Many youth said that talking to adults as a coping strategy was potentially more harmful than smoking marijuana. While some seemed to identify that talking to adults can be helpful, more often than not, it was perceived to be harmful talking to adults because they tend to judge youth, don’t always know how to communicate with youth and are not always good at understanding their circumstances. Those surveyed felt that adults, who should be the most accessible resource for youth, can potentially exacerbate the trauma and stress that youth encounter.
Richmond has long been known for its high crime rate, gang and gun violence, drug violence, low graduation rates, and other statistics that at one point led to Richmond being labeled as one of the most dangerous cities in the U.S. Most of the problems within the community are attributed to youth by other members of the community. These issues are so prevalent in our lives that we normalize them, yet we never find a proper way of coping with them.
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During my research project, I realized that my city is hurting, and instead of getting help, we are being criminalized for dealing with the traumas in our lives in the way that makes the most sense to us. There are many policies put into place like “zero tolerance” drug policies at schools that put the blame on the individual rather than searching for the root cause of our behaviors. Policies like these do not work and only add on to our trauma that we already experience outside of school.
When we conducted interviews with youth, we heard some ideas about what young people want to help them cope. For example, youth would like to see more money invested into safe spaces for young people, like RYSE, and to have better training for service providers on how to interact with youth that involved harm reduction and trauma-informed care models.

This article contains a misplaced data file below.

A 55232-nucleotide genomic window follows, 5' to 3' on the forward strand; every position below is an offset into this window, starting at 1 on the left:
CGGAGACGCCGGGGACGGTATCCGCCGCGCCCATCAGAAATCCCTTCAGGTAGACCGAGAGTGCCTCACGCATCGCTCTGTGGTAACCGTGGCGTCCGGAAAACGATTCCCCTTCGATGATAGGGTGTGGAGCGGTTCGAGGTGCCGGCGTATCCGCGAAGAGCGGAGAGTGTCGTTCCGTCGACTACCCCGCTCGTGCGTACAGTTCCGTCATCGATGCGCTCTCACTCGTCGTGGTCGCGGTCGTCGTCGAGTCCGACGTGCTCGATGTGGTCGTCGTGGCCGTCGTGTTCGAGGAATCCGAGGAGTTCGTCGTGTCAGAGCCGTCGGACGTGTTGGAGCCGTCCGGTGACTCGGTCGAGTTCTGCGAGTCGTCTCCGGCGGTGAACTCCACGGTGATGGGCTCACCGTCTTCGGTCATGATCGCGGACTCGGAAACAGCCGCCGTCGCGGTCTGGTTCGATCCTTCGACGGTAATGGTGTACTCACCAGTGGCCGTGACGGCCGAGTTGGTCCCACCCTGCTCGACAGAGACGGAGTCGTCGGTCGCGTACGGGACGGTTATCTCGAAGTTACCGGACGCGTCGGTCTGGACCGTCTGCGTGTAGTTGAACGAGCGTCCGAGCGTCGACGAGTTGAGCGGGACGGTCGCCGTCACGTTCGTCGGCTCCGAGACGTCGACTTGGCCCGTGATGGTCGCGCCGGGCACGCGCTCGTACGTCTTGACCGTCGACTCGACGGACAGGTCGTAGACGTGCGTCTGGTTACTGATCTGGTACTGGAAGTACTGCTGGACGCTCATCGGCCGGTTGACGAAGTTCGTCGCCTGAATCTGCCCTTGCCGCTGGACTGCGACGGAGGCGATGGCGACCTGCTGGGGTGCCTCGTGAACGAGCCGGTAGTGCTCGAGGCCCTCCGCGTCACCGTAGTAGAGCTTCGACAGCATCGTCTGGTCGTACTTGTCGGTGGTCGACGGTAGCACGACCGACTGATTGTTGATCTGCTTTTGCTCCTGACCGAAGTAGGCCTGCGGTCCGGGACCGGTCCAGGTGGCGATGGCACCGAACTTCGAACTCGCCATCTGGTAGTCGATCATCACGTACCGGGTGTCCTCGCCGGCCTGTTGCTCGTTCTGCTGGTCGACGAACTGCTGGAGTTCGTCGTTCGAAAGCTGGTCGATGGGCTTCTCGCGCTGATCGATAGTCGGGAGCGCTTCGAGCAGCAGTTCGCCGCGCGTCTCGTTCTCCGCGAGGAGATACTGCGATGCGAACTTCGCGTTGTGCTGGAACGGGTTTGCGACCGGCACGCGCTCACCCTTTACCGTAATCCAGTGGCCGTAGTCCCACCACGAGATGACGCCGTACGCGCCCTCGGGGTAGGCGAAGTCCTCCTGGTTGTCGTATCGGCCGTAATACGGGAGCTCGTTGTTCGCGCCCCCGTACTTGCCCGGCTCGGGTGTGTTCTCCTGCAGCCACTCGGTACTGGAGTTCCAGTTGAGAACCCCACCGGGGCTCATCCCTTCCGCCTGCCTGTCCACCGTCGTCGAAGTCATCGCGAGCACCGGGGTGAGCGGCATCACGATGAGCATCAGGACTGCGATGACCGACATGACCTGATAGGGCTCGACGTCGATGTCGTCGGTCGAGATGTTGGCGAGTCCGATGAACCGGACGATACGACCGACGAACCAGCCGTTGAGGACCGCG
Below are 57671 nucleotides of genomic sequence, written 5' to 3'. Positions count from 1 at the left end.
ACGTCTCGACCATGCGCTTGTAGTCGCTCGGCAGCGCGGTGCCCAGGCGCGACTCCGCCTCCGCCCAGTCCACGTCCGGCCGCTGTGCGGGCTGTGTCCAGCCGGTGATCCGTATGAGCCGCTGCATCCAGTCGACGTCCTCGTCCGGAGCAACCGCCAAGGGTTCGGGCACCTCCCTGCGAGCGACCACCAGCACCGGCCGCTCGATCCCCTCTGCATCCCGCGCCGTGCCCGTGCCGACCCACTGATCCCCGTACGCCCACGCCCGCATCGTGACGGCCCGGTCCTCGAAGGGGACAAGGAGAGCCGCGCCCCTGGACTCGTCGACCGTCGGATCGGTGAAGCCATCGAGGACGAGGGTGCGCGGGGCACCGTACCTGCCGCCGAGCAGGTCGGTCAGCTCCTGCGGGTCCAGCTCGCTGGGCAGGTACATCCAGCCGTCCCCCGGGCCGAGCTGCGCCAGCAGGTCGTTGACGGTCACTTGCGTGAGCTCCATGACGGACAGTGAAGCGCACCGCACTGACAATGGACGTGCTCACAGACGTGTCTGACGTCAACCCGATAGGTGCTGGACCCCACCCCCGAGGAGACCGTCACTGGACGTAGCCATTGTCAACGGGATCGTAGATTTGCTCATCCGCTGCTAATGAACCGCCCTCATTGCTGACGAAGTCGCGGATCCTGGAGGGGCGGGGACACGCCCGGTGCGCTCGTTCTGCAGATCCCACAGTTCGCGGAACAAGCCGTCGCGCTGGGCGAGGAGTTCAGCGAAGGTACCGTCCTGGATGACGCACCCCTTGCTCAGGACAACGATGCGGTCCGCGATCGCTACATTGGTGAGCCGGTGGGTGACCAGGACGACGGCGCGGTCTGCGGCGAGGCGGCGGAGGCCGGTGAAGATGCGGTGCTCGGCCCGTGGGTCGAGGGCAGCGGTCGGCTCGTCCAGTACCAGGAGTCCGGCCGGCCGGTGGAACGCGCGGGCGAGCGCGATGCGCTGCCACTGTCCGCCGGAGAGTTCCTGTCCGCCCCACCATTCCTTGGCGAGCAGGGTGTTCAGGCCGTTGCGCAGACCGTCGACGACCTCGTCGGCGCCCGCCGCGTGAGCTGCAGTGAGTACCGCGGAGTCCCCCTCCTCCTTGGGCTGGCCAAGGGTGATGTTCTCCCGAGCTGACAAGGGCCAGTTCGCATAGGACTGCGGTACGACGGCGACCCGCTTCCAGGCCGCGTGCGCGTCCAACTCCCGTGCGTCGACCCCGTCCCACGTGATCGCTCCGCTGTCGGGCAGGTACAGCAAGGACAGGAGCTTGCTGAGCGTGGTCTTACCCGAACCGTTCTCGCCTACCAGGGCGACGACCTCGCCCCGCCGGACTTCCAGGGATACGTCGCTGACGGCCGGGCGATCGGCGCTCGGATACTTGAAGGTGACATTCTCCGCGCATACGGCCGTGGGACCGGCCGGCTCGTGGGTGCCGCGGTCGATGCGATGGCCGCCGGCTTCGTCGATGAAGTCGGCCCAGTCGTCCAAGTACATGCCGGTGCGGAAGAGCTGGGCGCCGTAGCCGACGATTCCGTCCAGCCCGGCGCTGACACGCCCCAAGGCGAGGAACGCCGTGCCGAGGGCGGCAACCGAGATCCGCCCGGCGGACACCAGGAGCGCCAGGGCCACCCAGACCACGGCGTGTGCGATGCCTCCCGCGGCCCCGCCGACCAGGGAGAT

After we heard those ideas, we decided to put them into practice as part of our research action plan. We started a program at RYSE called “Chat Lounge,” a safe space for members to discuss important issues without adults present. We did not want the group to be overly structured because we wanted the conversations to be as natural as possible.
Discussion topics varied depending on what the members wanted to talk about but was focused on three different types of oppression — institutional, interpersonal and internalized.
For example, we talked about police brutality in our community, and a number of young people shared their different experiences with the Richmond police. At the end of this particular session, one member who participated told us that getting to talk about their experiences out loud was very helpful, and that it was comforting to know that they were not being judged.
If we want to see the youth thrive and become successful– especially in neighborhoods similar to Richmond, where the odds are against us – it is important to provide the youth with opportunities to create spaces and communities that will work best for and with them. Healing is an important part of coping, which is why it is important to start positive coping strategies at a young age so that we can heal properly.
Leili Lyman is a native of Richmond, California. Now 20, she is a first-generation student attending the University of California Berkeley and is a third-year legal studies major. After getting her bachelor’s degree, her plan is to go to law school so she can help serve communities like her own.